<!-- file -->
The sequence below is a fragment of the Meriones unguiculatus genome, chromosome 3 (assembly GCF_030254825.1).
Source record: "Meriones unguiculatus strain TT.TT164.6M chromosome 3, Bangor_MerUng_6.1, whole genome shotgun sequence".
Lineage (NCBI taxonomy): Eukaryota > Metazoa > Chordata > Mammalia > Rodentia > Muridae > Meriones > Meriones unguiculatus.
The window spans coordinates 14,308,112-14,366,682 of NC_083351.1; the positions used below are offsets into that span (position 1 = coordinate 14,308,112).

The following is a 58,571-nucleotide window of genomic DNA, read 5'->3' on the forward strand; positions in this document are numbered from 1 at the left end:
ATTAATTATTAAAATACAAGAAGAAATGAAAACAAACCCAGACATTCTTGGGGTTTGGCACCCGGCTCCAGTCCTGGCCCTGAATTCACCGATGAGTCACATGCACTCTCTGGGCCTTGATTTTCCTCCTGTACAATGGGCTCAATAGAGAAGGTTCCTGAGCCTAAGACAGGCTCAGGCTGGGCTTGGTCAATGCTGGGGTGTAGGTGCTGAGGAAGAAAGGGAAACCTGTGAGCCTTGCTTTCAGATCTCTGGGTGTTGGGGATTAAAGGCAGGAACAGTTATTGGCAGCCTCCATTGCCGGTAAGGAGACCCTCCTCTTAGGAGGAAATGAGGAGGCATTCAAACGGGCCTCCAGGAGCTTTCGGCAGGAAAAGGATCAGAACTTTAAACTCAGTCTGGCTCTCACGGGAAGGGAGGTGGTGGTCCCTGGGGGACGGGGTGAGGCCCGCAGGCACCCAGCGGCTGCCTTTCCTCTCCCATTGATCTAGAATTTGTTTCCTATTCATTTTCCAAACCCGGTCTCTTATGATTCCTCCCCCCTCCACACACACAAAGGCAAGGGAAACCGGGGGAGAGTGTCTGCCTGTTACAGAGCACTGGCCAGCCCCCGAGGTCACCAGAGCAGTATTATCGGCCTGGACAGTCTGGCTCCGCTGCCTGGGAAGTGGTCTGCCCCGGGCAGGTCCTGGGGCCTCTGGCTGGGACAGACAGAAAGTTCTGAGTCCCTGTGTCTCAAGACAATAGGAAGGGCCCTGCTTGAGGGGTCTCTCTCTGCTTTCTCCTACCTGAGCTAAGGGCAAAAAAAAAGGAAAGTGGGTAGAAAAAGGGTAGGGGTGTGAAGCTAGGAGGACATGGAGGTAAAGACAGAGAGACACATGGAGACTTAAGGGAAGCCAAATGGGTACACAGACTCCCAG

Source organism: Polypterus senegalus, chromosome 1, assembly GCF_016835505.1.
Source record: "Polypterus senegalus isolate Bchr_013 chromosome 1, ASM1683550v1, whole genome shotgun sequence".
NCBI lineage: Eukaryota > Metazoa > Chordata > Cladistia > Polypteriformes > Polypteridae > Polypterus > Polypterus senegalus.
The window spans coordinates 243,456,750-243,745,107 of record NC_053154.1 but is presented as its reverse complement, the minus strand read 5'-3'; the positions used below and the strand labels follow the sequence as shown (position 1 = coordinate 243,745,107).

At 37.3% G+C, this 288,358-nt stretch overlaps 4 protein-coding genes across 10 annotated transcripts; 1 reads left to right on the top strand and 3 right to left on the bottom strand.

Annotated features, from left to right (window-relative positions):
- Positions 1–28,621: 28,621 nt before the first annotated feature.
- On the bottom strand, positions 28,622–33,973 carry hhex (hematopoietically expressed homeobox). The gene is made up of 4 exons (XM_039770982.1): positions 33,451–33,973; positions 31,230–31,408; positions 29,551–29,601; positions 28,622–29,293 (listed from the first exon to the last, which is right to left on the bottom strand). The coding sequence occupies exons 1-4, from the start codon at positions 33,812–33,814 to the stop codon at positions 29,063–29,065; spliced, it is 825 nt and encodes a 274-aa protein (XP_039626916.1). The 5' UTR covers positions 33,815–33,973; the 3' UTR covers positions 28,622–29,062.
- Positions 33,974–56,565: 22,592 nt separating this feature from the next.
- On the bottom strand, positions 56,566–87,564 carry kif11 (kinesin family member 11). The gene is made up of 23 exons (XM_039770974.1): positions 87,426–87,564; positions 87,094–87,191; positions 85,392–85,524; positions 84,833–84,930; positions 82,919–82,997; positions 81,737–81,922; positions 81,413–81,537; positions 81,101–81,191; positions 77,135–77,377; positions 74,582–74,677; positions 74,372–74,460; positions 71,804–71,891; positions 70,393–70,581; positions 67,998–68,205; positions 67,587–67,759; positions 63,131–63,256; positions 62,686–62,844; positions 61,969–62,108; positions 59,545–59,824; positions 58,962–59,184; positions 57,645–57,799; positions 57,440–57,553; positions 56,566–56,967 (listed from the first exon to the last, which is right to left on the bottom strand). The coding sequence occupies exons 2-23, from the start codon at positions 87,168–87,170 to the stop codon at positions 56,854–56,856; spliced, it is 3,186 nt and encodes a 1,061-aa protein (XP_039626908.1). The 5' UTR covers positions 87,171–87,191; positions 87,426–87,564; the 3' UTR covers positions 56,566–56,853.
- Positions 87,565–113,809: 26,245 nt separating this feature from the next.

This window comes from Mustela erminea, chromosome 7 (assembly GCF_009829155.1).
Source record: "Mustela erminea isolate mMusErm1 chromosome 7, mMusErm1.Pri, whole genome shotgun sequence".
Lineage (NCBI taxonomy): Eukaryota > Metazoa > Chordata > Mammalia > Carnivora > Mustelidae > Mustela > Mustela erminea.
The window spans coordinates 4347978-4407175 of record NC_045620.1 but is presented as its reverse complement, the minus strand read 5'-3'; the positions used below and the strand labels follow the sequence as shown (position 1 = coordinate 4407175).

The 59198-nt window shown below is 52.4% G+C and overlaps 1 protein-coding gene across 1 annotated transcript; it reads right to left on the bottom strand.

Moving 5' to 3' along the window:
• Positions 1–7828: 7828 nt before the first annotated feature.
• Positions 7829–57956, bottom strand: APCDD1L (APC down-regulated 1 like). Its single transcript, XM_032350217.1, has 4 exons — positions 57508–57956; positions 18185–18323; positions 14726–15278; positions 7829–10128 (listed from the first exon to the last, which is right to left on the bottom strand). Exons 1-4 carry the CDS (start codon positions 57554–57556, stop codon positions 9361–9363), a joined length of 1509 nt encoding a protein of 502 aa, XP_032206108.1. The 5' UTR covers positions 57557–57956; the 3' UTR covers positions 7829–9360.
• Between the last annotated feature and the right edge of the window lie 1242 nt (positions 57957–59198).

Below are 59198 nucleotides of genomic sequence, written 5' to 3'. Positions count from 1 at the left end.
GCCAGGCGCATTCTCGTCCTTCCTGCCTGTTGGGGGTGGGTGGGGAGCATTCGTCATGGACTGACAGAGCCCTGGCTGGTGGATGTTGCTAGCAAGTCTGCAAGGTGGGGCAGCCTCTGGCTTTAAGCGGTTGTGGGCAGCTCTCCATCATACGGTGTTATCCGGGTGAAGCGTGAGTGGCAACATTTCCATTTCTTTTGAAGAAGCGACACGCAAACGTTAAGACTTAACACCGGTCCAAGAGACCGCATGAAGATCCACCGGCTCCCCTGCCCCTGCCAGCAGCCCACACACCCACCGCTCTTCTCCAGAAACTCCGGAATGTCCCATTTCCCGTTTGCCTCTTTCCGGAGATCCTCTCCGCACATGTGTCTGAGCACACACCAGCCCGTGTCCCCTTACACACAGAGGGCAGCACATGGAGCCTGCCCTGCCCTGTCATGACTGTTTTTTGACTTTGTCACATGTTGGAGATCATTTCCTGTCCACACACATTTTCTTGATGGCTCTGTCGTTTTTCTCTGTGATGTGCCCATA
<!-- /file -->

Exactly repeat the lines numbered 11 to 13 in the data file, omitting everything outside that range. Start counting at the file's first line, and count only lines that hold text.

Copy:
At 37.3% G+C, this 288,358-nt stretch overlaps 4 protein-coding genes across 10 annotated transcripts; 1 reads left to right on the top strand and 3 right to left on the bottom strand.

Annotated features, from left to right (window-relative positions):
- Positions 1–28,621: 28,621 nt before the first annotated feature.